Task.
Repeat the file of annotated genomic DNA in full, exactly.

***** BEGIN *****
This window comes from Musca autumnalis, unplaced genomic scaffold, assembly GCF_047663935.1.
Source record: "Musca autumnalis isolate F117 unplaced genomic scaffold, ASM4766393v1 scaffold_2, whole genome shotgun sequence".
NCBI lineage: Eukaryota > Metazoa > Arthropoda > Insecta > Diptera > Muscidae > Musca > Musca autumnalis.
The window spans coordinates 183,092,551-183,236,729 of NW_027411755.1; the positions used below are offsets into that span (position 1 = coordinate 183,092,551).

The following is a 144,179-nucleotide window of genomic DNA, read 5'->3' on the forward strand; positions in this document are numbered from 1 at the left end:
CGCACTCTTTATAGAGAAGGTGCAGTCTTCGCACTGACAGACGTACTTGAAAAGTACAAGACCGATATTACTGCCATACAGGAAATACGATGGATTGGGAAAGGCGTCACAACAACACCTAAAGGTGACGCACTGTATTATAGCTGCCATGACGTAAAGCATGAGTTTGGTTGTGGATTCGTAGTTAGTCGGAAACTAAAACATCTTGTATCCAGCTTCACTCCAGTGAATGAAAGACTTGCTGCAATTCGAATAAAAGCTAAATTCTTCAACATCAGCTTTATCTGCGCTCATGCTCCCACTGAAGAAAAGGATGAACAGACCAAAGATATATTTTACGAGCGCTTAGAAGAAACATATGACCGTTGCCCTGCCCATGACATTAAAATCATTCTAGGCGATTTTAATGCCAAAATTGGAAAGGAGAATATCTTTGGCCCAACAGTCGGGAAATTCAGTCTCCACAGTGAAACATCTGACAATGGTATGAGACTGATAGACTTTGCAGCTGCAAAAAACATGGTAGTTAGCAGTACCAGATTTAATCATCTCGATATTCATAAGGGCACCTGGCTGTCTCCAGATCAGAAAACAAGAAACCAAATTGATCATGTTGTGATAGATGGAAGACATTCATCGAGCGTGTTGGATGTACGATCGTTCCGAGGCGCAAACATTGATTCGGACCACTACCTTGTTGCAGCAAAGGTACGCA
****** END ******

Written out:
This window comes from Musca autumnalis, unplaced genomic scaffold, assembly GCF_047663935.1.
Source record: "Musca autumnalis isolate F117 unplaced genomic scaffold, ASM4766393v1 scaffold_2, whole genome shotgun sequence".
NCBI lineage: Eukaryota > Metazoa > Arthropoda > Insecta > Diptera > Muscidae > Musca > Musca autumnalis.
The window spans coordinates 183,092,551-183,236,729 of NW_027411755.1; the positions used below are offsets into that span (position 1 = coordinate 183,092,551).

The following is a 144,179-nucleotide window of genomic DNA, read 5'->3' on the forward strand; positions in this document are numbered from 1 at the left end:
CGCACTCTTTATAGAGAAGGTGCAGTCTTCGCACTGACAGACGTACTTGAAAAGTACAAGACCGATATTACTGCCATACAGGAAATACGATGGATTGGGAAAGGCGTCACAACAACACCTAAAGGTGACGCACTGTATTATAGCTGCCATGACGTAAAGCATGAGTTTGGTTGTGGATTCGTAGTTAGTCGGAAACTAAAACATCTTGTATCCAGCTTCACTCCAGTGAATGAAAGACTTGCTGCAATTCGAATAAAAGCTAAATTCTTCAACATCAGCTTTATCTGCGCTCATGCTCCCACTGAAGAAAAGGATGAACAGACCAAAGATATATTTTACGAGCGCTTAGAAGAAACATATGACCGTTGCCCTGCCCATGACATTAAAATCATTCTAGGCGATTTTAATGCCAAAATTGGAAAGGAGAATATCTTTGGCCCAACAGTCGGGAAATTCAGTCTCCACAGTGAAACATCTGACAATGGTATGAGACTGATAGACTTTGCAGCTGCAAAAAACATGGTAGTTAGCAGTACCAGATTTAATCATCTCGATATTCATAAGGGCACCTGGCTGTCTCCAGATCAGAAAACAAGAAACCAAATTGATCATGTTGTGATAGATGGAAGACATTCATCGAGCGTGTTGGATGTACGATCGTTCCGAGGCGCAAACATTGATTCGGACCACTACCTTGTTGCAGCAAAGGTACGCA